- The Washington Times - Sunday, February 21, 2021

President Biden plans to spend at least $2 trillion on infrastructure over the next four years, a proposal that will focus heavily on his goal of combating climate change through stricter environmental regulations, higher fuel-efficiency standards and limiting the expansion of fossil fuel production.

At his confirmation hearing last month, Transportation Secretary Pete Buttigieg told senators that the administration will use climate change policy to spur economic development.

Mr. Buttigieg said efforts to limit greenhouse gases will feature prominently in Mr. Biden‘s plans to rebuild roads and bridges, expand mass transit and develop electric car infrastructure.

“We need to build our economy back, better than ever, and the Department of Transportation can play a central role in this, by implementing President Biden’s infrastructure vision — creating millions of good-paying jobs, revitalizing communities that have been left behind, enabling American small businesses, workers, families and farmers to compete and win in the global economy, and tackling the climate crisis,” Mr. Buttigieg said.

The administration is expected to announce the details of its plan next month, along with how to pay for it.

The president is promising to create 1 million new jobs in the U.S. auto industry, including development of half a million electric-vehicle charging stations; offering incentives to expand zero-emissions public transit; and using federal aid to upgrade railroads.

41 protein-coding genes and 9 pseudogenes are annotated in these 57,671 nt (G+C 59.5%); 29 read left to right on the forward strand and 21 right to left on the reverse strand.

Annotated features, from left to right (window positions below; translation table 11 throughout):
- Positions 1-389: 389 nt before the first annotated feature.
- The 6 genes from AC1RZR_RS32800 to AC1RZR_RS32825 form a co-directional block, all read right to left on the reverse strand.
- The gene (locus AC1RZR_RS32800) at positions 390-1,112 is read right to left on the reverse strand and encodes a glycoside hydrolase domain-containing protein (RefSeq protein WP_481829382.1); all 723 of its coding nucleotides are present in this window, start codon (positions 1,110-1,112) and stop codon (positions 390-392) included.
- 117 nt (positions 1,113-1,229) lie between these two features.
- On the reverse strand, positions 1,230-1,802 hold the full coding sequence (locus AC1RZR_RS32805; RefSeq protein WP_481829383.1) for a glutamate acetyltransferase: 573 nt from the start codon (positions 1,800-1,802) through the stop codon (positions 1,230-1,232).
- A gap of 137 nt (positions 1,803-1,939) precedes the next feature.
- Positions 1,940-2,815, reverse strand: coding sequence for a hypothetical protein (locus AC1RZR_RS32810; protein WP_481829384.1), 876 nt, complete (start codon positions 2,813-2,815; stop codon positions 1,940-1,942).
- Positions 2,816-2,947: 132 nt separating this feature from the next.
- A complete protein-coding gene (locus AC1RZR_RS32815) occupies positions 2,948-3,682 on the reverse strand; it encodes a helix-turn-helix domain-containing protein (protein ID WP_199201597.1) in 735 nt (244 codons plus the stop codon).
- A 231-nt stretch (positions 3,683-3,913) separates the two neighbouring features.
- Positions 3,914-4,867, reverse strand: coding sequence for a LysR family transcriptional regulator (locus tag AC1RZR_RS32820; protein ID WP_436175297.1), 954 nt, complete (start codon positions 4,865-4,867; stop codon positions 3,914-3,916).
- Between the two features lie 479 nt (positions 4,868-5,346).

Money could be a hurdle. The infrastructure plan will come on the heels of Democrats’ $1.9 trillion COVID-19 relief bill, and mushrooming deficits because of the pandemic have prompted some lawmakers to call for Washington to put the brakes on spending.

Both the Obama and Trump administrations had grand plans for rebuilding infrastructure but failed to overcome partisan divisions in Congress and budget concerns.

The energy crisis in Texas during a severe winter storm this month also is renewing calls for the administration to upgrade the nation’s power grid, a perennial concern.

Republicans and some labor union leaders have questioned Mr. Biden‘s commitment to rebuilding infrastructure, citing his early actions that included issuing an executive order to block the Keystone XL pipeline, which labor leaders say has cost thousands of jobs. The order said the U.S. must show leadership on the global climate change crisis by stopping projects that would add to greenhouse gas emissions.